The Great Reshuffling of Higher-Ed Enrollment

by James A. Bacon

Yesterday I noted the fact that college enrollments in Virginia were holding their own despite the uncertainty and turmoil created by the COVID-19 epidemic. In particular, based on State Council of Higher Education for Virginia (SCHEV) data, I noted that enrollments had increased strongly — 6.6% — in the category of “four-year nonprofits,” most of which are small, liberal arts colleges. That seemed surprisingly — and counter-intuitively — upbeat. I had expected small liberal arts schools, which generally charge higher tuition, to suffer as students and families re-thought their educational priorities.

Upon digging deeper into the numbers, I can report that “average” numbers can conceal wide variability. Indeed, what the fall 2020 estimated college enrollment counts shows is a great reshuffling of enrollment patterns at the four-year nonprofits. Regent University in Virginia Beach increased undergraduate enrollment by 15%. Hampton University, a historically black institution, suffered an 18% decline in undergraduate enrollment.

One of the more fascinating findings is that four of the five biggest winners in the enrollment sweepstakes this year are schools organized around traditional values — Regent University, Liberty University, Christendom College, and Southern Virginia University. Liberty, in Lynchburg, was founded by the Rev. Jerry Falwell, Sr., a fundamentalist Christian. Virginia Beach-based Regent was founded by Pat Robertson, also a fundamentalist Christian. Christendom is a conservative Catholic College in Front Royal. Southern Virginia University, located in the Shenandoah Valley, is affiliated with the Mormons.

The other finding is that Liberty University, which accounts for about 60% of undergraduate enrollment in the entire four-year nonprofit category, saw a surge in total “out-of-state” enrollment, including undergraduate, graduate and professional programs — a 9,872 increase in all. It’s a good bet that this enrollment eruption occurred mostly in online programs, an area in which Liberty excels. If you take Liberty out of the mix, the four-year nonprofits as a group saw an enrollment decline of more than 500 students.

Regent saw a similar lift to its “out-of-state” numbers — 1,060 students – which likely also reflects increased interest in the university’s online degree programs. Because Regent is a smaller institution than Liberty, the enrollment impact in absolute numbers is not as great, even though the percentage increase was bigger.

To what do we attribute this great reshuffling? Do Liberty and Regency owe their rising enrollment numbers to the fact that they have strong online programs or the fact that they market themselves as havens of cultural conservatism? Or both?

We can get a clue by looking at Christendom, a conservative Catholic institution that saw a 6.5% enrollment increase in undergraduate sign ups even while Marymont, a Catholic college in Northern Virginia conspicuously committed to a social justice agenda, experienced a decline in undergraduate enrollments of 5.2%.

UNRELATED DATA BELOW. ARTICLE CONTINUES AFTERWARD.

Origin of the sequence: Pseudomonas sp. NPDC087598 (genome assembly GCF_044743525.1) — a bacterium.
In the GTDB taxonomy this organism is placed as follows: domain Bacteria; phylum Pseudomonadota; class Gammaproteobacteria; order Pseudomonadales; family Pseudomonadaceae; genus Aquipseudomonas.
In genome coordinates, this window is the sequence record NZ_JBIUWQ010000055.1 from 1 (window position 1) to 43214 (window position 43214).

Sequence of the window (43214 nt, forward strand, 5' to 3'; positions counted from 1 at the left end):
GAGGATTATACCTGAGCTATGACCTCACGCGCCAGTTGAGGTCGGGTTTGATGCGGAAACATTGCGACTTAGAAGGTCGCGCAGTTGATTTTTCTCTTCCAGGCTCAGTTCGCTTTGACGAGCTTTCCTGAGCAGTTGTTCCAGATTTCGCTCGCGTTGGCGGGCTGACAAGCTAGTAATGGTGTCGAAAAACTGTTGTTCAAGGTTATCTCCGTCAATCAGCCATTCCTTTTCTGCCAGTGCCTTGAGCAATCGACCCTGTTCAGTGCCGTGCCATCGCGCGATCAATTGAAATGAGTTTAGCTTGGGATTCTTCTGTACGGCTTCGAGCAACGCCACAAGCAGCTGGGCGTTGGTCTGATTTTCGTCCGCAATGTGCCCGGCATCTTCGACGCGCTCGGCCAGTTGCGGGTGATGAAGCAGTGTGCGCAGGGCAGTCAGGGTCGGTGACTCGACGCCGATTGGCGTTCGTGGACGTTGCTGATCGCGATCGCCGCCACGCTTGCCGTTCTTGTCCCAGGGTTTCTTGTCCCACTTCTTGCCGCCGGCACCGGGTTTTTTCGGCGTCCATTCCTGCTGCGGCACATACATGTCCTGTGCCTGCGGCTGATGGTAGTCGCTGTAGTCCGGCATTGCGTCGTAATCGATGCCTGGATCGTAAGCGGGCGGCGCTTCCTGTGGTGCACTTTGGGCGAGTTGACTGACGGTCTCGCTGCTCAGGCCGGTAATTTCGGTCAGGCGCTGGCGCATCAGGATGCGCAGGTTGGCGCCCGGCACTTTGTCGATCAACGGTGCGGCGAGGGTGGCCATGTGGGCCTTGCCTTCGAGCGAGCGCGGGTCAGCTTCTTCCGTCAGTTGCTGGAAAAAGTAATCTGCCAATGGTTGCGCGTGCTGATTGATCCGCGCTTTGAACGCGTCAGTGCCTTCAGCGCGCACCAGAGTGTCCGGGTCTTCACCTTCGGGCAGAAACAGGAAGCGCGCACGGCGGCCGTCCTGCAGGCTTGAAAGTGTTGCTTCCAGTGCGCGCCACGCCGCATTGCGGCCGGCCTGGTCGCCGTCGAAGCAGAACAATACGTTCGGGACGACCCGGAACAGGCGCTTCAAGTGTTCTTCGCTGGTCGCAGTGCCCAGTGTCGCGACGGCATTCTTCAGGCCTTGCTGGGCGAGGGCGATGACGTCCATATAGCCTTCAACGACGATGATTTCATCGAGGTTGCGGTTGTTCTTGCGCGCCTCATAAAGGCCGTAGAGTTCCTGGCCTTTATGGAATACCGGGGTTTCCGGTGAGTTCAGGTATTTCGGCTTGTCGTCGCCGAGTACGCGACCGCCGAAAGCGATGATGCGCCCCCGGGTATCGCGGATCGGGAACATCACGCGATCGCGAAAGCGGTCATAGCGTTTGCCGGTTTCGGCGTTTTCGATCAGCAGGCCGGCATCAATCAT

Here’s how the Christendom website interprets the enrollment trend:

This fall marks a record year for enrollment for Christendom. In today’s increasingly secularized culture, it is clear that Christendom’s liberal arts education—grounded in the Truth—is more needed and relevant than ever before. Students desire more from life. They want a challenging and meaningful curriculum informed by the perennial truths of the Faith and they recognize the importance of an in-person education.

The student body also includes a number of students who transferred from other schools because they were not offering in-person education this fall. According to Phillips, they all sought out Christendom for a similar reason: in order to gain a robust, Catholic liberal arts education in an in-person educational environment.

In other words, Christendom, which sells its in-person educational experience, owed nothing to online learning.

Bacon’s bottom line: Perhaps I am interpreting the data in the way that confirms my preconceptions, but here’s what I think: We are beginning to see a Great Reshuffling in which students and parents who, dismayed by the progressive takeover of many higher-ed institutions, are seeking alternative institutions where their values are upheld rather than spit upon. The COVID-19 epidemic might be accelerate this trend, but the movement runs deep and will far outlast the virus.

There are currently no comments highlighted.

4 responses to “The Great Reshuffling of Higher-Ed Enrollment

  1. Time will tell. Other schools with strong religious affiliations lost enrollment – I guess you’d say they are mainstream and liberal? Eastern Mennonite? Marymount?

    BTW, I added “Sr.” after Jerry Falwell. I don’t want the son getting credit for founding the school… 🙂

  2. There are 14 days from Sunday different ways to interprete the data but one thing to look at perhaps is the unemployment percentage of those who have always planned to send their kids to College – and whether they still have or continue to have the finances needed to do that.

    Ther are indications that white collar are the least hurt and many still have their jobs – working from home.

    So what I get out of that is that demand for College still is pretty strong and I predict that the major schools like UVA, Tech, W&M, VCU, etc will continue to do well “woke” or not.

    And perhaps worth noting, Liberty has had significant success doing exactly what Dragas wanted UVA to do – but I think it’s probably different higher ed “markets”.

  3. This topic should be examined again in January when spring semester tuition payments are due.

  4. Agree. And depending… that might be the time when Federal Investigators show up to determine the level and extent of “woke”.

    😉

Leave a Reply